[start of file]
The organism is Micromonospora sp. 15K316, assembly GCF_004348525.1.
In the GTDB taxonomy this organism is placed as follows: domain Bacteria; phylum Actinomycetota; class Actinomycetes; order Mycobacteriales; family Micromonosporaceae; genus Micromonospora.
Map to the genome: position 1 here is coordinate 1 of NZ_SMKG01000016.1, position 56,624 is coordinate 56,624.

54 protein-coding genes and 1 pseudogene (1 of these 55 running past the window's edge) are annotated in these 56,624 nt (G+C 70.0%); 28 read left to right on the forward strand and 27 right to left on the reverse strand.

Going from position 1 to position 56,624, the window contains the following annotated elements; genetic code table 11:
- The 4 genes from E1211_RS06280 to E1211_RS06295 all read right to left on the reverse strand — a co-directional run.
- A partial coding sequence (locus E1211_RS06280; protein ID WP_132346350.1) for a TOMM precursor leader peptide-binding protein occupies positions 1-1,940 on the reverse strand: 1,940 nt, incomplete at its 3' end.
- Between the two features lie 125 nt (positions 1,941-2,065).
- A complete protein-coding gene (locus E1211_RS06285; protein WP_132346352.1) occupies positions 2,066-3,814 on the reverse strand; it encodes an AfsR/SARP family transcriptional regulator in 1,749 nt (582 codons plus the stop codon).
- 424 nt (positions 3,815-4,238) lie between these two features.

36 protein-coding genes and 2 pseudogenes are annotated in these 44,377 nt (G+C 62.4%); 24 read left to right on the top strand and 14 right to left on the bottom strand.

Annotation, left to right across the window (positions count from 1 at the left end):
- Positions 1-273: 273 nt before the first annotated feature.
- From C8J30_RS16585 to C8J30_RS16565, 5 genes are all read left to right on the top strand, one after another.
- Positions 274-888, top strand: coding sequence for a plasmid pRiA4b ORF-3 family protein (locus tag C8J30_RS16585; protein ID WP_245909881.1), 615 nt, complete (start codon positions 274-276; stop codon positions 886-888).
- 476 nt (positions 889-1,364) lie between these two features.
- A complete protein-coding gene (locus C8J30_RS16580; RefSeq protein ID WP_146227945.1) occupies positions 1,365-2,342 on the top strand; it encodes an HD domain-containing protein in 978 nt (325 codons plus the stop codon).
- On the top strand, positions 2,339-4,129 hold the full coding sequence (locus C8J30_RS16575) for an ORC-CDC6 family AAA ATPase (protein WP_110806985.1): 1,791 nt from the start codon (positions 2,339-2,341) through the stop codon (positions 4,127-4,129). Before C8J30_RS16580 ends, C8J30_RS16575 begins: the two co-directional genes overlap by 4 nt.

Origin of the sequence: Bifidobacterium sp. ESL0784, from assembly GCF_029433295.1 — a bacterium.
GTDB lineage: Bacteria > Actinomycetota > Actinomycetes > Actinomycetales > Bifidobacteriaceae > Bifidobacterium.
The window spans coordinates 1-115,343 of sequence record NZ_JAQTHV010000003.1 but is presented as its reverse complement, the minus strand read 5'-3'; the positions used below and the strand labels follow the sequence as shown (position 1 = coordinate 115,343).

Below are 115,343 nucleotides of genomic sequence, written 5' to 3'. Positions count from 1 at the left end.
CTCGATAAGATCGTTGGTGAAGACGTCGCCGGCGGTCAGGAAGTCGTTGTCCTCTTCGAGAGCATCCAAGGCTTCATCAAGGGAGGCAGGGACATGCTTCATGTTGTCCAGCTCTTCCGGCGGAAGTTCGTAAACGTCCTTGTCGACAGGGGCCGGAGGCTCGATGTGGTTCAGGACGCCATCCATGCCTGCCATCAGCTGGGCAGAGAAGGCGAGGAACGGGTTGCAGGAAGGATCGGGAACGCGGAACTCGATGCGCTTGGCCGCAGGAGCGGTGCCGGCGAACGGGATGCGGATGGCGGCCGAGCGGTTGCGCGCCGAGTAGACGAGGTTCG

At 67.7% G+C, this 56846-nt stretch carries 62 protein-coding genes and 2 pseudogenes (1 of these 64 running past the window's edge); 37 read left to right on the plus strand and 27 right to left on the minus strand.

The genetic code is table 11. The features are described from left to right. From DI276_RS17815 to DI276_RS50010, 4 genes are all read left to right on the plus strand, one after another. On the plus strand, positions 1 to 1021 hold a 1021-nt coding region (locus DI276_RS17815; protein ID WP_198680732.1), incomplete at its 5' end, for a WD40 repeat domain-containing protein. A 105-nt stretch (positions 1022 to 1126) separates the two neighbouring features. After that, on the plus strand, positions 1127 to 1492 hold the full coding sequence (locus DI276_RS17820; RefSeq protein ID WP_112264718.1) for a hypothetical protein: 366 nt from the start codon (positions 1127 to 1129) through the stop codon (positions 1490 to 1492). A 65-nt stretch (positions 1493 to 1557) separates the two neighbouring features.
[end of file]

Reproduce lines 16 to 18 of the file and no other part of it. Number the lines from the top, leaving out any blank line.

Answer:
- 476 nt (positions 889-1,364) lie between these two features.
- A complete protein-coding gene (locus C8J30_RS16580; RefSeq protein ID WP_146227945.1) occupies positions 1,365-2,342 on the top strand; it encodes an HD domain-containing protein in 978 nt (325 codons plus the stop codon).
- On the top strand, positions 2,339-4,129 hold the full coding sequence (locus C8J30_RS16575) for an ORC-CDC6 family AAA ATPase (protein WP_110806985.1): 1,791 nt from the start codon (positions 2,339-2,341) through the stop codon (positions 4,127-4,129). Before C8J30_RS16580 ends, C8J30_RS16575 begins: the two co-directional genes overlap by 4 nt.